Here we are, many of us in the middle of Spring Break, heading into one, or just getting ready to enjoy a long weekend with our families. Many of us are eagerly awaiting to get our kids back in school and back to the routine. I for one, have a child who needs the steady structure of school, and actually, for the most part, is happy to be there. For others however, school can be a source of dread and anxiety.
You might struggle every day just to get your child out of bed. You beg and plead, hoping for a day when they happily get on the bus.
You might be dealing with a newly diagnosed learning challenge and an I.E.P. (individualized education plan). Your mind is a tangle of questions, worries, and wondering what this all means.
You might spend so much time with the principal, guidance counselor and other specialist that you feel you know them better than your own family. You might secretly envy other parents whose children are never cited for disciplinary problems, for being a distraction or for being unfit for the classroom.
You might wonder if your child will make it to the next grade. Maybe at this point, you already know they won’t, and the idea of watching other children leaves you feeling distraught and alone.
You might have a child who comes home in tears every day. No matter how reassuring you try to be, no matter how many promises of a better tomorrow, you feel defeated.
You might have a child who makes you wonder how you can possibly make it through the rest of the school year.
I don’t know you or your story. Every family is different, and I can’t possibly give one answer that will make you feel better.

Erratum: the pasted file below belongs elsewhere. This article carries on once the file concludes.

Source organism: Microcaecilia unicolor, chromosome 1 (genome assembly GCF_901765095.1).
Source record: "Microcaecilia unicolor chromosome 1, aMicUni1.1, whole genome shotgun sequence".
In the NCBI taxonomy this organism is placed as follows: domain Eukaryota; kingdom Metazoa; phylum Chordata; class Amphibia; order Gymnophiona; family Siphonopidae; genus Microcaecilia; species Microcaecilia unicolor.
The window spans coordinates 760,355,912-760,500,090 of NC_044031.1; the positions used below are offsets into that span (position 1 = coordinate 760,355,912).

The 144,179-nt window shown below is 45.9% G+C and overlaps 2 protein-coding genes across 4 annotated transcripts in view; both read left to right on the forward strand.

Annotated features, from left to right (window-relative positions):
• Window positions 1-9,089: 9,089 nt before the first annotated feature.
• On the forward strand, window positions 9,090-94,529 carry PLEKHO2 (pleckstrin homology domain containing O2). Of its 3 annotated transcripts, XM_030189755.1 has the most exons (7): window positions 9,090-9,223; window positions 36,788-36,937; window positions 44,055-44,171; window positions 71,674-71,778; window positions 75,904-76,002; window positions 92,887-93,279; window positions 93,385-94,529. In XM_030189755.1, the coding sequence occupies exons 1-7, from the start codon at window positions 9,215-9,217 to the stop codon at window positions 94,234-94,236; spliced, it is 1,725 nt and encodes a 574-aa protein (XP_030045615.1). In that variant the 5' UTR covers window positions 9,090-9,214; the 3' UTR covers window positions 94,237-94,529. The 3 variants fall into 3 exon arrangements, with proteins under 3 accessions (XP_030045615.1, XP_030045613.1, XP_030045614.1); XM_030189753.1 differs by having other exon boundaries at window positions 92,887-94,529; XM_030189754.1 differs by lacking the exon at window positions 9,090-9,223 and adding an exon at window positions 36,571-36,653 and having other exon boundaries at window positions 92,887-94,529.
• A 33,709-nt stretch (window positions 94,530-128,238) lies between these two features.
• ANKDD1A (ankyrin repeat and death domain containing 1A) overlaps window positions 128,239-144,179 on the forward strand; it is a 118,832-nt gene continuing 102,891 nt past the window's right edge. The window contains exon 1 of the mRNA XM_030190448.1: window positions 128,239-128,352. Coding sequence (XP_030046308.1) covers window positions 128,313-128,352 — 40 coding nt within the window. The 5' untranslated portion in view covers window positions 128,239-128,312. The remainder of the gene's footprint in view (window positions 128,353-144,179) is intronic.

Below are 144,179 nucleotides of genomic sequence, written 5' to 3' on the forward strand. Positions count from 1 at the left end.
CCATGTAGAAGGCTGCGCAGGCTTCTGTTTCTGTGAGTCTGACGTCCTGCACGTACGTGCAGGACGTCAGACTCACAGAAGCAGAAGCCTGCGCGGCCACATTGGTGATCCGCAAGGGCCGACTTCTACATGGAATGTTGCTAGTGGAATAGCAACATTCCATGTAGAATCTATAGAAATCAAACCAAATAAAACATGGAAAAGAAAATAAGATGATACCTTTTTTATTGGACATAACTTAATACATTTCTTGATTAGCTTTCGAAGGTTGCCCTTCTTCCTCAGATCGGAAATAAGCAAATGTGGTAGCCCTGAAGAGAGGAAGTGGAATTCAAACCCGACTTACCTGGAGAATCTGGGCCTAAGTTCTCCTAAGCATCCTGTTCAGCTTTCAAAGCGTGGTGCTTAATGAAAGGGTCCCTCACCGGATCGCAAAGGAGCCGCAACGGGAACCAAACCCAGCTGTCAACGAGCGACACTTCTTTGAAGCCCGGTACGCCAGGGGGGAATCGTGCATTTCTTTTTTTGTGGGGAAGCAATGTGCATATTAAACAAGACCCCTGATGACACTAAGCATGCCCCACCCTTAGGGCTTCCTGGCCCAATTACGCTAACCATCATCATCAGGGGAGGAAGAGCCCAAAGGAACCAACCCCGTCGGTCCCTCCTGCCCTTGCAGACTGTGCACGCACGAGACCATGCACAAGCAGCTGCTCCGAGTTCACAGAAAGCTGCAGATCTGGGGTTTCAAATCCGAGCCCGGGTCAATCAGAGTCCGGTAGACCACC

I will tell you I have been there. In the first few months of kindergarten, I was in your shoes, wondering if my child was cut out for school. I questioned my parenting skills and worried I had failed my child. I doubted myself over and over.
I needed to cut myself some slack.
We need to cut ourselves some slack.
If your child is having a hard time, please don’t get caught in the vicious cycle of blame. When our kids don’t turn out as we expected (and do they ever?) We often wonder what we could have done differently, what signs we missed and how others surely are better suited for this whole parenting gig.
Take a deep breath and know this:
You are a good parent, even if your child struggles more than others.
You are a good parent,, even if school is a source of anxiety for you and your child.
You are a good parent, even if sometimes your child has trouble behaving “appropriately” at school.
You are a good parent, if your child needs to learn things a bit differently.
You are a good parent.
Use this break as a gift. You deserve to celebrate how far you have come. You got through those first months of school, and you will get through the rest.
A version of this post originally appeared on Maybe I’ll Shower Today’s Facebook page.